, pub-0418880821635173, DIRECT, f08c47fec0942fa0 World of Proverbs: The Great White Way ~ American Catchphrase [13016]

The Great White Way
~ American Catchphrase [13016]

A well-known commentator recently implied that "The Great White Way" referred to the fact that early Broadway theater productions consisted primarily of white actors and actresses. While it is true that very few minorities were ever cast in major American theater, the term "Great White Way" had to do with street lighting, not racial inequality.

Broadway, the theater district of Manhattan, was one of the first electrically lighted areas in the United States. They used arch lamps, which shone a bright startling white. The term, "Great White Way" was coined by Shep Friedman, columnist for the New York Morning Telegraph in 1901. The term caught on (thus becoming a catch phrase) as it implied both safety and sophistication. It glorified the image of the Manhattan theater district in a way that no advertising campaign ever could.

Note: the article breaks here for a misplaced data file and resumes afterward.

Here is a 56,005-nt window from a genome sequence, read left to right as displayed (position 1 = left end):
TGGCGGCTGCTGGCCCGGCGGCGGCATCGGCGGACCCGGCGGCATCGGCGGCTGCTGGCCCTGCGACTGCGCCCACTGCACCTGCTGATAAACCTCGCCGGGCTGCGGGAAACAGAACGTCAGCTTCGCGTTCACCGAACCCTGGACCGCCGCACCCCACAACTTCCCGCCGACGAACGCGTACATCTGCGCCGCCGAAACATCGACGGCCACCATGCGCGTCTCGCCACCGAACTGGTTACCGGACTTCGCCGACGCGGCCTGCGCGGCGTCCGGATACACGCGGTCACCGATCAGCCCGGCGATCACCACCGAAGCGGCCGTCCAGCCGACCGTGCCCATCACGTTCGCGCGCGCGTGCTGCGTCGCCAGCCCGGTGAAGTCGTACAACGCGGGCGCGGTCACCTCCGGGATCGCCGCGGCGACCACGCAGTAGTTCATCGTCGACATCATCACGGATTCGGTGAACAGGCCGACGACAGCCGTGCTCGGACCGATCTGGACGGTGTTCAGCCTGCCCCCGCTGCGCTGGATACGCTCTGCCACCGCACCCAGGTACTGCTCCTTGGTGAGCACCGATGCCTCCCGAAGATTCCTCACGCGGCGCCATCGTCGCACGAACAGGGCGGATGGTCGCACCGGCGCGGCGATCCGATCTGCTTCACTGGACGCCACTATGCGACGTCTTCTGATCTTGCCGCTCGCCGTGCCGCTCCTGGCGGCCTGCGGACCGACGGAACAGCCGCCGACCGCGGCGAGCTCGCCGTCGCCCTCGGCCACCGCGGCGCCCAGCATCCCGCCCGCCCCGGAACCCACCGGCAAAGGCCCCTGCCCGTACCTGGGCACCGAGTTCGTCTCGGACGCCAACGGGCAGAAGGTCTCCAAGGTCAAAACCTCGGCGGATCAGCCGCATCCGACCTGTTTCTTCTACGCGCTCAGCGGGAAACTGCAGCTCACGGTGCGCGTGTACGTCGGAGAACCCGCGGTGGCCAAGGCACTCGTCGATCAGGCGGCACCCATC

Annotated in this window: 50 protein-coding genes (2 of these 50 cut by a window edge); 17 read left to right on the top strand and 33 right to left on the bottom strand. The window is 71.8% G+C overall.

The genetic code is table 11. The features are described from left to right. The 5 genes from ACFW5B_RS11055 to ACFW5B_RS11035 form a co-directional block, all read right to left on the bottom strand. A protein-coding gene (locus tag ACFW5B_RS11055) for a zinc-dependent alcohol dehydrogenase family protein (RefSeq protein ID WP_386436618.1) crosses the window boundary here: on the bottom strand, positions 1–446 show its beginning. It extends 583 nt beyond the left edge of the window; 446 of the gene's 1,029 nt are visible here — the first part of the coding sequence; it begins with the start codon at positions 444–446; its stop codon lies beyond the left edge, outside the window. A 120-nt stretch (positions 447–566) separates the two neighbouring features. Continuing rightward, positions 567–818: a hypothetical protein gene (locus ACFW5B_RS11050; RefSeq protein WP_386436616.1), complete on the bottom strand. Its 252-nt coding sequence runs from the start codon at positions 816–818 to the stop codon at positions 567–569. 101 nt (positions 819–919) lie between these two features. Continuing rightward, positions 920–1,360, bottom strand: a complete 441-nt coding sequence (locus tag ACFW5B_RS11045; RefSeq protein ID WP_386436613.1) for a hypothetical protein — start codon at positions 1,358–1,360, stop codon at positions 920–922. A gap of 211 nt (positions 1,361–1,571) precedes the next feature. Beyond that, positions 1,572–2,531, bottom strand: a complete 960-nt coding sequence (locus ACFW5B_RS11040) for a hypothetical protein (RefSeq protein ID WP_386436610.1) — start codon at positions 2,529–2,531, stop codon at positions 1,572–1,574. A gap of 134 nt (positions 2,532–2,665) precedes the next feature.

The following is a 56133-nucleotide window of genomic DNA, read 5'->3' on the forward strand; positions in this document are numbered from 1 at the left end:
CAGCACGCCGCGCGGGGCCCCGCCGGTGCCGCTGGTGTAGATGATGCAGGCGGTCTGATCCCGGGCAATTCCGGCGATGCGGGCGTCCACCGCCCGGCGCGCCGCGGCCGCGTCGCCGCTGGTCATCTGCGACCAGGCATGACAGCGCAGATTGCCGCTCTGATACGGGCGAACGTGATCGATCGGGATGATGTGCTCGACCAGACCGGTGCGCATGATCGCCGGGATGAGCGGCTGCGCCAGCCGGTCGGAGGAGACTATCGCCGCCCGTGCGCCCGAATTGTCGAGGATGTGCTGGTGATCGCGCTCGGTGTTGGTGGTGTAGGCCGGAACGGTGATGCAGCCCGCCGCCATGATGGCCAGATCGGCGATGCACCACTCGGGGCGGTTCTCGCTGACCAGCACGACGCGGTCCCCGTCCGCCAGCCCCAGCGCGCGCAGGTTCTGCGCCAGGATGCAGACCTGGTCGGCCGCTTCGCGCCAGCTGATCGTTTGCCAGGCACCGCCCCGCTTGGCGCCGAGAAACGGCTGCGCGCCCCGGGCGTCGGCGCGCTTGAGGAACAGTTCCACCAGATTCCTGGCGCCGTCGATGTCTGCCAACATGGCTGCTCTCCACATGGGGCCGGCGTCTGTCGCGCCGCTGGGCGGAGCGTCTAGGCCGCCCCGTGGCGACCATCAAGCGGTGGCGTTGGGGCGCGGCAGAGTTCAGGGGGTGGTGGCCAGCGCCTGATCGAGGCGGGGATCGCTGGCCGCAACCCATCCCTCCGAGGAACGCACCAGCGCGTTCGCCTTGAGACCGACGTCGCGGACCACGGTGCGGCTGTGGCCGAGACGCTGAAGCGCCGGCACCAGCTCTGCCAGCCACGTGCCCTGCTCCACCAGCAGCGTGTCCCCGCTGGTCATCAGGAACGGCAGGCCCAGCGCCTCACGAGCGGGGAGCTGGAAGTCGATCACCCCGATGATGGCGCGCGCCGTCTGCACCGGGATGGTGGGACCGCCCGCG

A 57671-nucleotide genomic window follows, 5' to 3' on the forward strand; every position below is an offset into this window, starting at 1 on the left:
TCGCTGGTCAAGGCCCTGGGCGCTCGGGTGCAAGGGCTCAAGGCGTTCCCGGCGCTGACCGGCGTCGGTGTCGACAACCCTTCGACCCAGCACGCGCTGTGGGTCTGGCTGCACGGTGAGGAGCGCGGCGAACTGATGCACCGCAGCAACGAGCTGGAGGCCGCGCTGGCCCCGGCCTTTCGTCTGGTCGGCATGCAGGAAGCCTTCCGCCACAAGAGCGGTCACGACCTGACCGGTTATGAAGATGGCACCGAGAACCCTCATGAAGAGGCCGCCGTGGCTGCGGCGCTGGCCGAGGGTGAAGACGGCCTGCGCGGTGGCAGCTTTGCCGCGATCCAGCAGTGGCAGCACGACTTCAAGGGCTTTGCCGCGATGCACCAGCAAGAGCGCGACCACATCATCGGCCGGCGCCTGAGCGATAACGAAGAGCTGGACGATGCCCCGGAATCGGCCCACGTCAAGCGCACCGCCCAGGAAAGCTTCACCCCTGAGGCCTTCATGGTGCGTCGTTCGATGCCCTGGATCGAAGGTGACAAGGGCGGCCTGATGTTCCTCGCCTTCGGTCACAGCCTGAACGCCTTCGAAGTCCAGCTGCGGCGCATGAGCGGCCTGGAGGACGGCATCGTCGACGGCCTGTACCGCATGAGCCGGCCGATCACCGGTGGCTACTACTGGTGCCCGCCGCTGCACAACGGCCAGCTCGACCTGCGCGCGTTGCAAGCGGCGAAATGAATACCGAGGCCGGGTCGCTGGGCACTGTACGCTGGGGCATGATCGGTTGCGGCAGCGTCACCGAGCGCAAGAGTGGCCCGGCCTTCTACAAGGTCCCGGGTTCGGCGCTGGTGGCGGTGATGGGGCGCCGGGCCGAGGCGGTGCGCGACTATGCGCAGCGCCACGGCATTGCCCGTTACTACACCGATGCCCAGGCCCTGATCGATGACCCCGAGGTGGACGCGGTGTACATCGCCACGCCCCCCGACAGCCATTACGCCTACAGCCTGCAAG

Later, the bright arc lamps were replaced by softer off-white lighting systems. Bright neon light signs filled the streets giving Broadway, and Times Square every color imaginable. Even with all the changes, the name "Great White Way" is clearly embedded in the American consciousness.

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